Answer:  Regain the courage of ‘prophetic untimeliness’ and develop the art of ‘resistance thinking’ and so become followers of Jesus….”  (19)


Resistance thinking is “a way of thinking that balances the pursuit of relevance on the one hand with a tenacious awareness of those elements of the Christian message that don’t fit in with any contemporary age on the other.”  It is “a way of relevance with faithfulness.” (20)


The clock is the source of our time pressures and our view of the present and future.  “Westerners are people with gods on their wrists” (Filipino saying) “Westerners have watches but no time.  Africans have time but no watches.”  (28)


Three features of the modern clock shape our thinking.  (31-33)

  1. Precision - punctuality as a virtue
  2. Coordination – the importance of timing, plans, schedules & logistics
  3. Pressure – the above drives and squeezes us (harried and hurried)


“Time is the ultimate credit card; speed is the universal style of spending.”  “Jam-packed eventfulness is a necessity and attention deficit disorder a common condition.” (35)


Tyrannies of Time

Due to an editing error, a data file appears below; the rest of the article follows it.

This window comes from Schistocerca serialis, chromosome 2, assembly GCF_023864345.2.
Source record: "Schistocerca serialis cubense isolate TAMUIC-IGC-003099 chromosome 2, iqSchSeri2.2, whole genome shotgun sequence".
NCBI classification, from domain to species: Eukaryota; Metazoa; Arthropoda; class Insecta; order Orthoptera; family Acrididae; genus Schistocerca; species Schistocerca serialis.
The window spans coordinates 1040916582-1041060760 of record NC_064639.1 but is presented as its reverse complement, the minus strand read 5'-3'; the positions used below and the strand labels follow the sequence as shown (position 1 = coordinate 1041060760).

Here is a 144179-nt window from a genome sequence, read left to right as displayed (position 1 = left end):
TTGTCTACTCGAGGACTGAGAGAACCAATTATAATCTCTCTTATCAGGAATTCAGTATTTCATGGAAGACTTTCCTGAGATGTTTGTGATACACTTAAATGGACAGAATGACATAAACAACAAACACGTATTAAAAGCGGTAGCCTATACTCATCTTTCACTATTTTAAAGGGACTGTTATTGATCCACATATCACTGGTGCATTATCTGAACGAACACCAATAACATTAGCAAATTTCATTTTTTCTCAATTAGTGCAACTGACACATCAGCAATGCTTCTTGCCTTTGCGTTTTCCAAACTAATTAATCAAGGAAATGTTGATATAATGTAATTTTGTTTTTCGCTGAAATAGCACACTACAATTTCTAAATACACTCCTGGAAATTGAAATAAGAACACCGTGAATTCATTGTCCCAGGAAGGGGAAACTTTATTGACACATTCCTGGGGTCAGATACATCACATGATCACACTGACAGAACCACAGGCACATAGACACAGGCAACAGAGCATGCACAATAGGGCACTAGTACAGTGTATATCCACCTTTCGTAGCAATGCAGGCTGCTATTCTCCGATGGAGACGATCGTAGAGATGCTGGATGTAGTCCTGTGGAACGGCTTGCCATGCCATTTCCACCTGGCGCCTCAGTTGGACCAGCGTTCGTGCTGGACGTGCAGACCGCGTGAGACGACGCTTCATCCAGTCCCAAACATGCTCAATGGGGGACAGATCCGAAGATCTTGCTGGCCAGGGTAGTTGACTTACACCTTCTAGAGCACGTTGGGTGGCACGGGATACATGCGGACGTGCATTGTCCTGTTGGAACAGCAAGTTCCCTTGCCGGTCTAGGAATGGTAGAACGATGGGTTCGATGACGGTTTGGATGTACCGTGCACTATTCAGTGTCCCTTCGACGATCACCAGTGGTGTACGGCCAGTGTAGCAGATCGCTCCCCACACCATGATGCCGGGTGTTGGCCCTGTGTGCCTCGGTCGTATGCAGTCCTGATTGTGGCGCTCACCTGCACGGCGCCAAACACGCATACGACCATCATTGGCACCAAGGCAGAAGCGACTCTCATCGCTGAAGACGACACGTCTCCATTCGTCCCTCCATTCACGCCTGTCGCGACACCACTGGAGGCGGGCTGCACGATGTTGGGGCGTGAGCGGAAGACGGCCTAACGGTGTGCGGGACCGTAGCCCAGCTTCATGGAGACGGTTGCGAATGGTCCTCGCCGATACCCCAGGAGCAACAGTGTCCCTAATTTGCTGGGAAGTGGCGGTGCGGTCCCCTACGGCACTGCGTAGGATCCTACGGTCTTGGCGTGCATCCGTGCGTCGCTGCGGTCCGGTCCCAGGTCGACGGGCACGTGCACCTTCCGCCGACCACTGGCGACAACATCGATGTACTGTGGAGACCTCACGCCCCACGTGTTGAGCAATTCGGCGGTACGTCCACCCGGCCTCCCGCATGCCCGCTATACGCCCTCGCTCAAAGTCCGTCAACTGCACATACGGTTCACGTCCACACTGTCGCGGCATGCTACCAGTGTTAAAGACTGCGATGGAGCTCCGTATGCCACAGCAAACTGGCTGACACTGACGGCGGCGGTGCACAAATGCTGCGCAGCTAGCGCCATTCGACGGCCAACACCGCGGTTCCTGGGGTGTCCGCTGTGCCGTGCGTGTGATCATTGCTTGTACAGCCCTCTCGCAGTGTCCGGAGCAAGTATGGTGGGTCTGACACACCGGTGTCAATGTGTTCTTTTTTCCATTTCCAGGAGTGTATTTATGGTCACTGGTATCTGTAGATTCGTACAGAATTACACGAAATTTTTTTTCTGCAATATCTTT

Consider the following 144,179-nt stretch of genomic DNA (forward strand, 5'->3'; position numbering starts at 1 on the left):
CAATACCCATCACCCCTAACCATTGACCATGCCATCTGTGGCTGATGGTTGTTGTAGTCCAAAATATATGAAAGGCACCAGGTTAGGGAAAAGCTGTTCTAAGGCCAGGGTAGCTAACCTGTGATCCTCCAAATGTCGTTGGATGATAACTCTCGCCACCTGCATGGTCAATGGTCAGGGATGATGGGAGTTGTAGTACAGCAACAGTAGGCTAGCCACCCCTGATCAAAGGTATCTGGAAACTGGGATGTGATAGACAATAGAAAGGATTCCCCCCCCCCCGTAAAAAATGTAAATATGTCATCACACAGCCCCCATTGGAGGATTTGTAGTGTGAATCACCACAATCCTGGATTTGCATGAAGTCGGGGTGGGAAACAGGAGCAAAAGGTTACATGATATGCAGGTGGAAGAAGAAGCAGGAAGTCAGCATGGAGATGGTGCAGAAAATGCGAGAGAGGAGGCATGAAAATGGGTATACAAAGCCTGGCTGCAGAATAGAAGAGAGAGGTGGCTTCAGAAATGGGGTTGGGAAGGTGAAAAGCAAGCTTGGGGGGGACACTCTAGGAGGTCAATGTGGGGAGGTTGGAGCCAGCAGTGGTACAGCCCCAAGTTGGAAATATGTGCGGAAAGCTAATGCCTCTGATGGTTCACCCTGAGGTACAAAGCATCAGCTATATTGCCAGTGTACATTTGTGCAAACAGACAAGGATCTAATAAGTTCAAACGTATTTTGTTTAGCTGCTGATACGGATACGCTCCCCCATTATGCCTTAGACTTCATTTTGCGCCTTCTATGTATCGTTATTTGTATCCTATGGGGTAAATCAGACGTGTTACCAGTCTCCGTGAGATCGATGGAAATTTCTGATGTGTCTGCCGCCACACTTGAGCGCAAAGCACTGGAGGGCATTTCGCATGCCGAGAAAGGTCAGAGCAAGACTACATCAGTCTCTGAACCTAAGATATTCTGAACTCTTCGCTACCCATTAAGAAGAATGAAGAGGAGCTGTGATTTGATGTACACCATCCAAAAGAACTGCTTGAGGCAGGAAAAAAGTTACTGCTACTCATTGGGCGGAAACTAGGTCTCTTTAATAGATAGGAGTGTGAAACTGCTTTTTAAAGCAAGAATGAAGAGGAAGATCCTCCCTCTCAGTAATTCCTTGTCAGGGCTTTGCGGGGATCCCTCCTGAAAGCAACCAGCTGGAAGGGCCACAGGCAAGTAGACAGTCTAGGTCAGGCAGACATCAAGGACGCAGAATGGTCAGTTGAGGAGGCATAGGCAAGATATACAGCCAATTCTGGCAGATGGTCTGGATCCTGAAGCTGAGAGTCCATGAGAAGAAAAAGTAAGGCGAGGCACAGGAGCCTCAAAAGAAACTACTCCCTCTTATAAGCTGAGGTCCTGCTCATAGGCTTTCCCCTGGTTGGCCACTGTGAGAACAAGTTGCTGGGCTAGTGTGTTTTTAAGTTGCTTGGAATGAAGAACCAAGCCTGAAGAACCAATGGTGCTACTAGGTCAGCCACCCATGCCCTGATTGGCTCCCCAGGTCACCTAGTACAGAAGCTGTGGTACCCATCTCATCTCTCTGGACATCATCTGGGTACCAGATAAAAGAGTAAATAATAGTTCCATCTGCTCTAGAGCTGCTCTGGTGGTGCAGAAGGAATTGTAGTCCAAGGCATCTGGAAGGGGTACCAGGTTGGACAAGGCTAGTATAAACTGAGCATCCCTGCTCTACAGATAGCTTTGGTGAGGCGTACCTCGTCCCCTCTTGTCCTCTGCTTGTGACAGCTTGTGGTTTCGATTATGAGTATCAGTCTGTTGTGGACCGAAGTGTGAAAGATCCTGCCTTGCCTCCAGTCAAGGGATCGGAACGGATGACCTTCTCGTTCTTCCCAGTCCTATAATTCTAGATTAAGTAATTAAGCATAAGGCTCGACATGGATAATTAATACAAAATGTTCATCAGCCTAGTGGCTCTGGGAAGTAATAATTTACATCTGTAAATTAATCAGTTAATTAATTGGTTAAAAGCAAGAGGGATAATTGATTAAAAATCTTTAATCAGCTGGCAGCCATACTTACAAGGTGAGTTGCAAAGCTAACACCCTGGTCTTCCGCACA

Our view of time has the power of labeling or defining reality.  The way we say things shapes the way we see things.  For example, “The uncivilized are no longer beyond in terms of space but behind in terms of time.”  Progress almost always refers to time.  Words also smuggle in evaluation in the guise of description.  Progress describes advance but it also implies “good.”  Reactionary (to progress) implies “bad.”  (37-9) 


Our view of time imposes a presumptive bias for change.  “Our modern words about time have a preference and a bias, but the preference is left unstated and the bias unargued.” (41)  Any kind of change qualifies as “progress.”  The present is privileged over the past and the future is privileged over the present.  (44)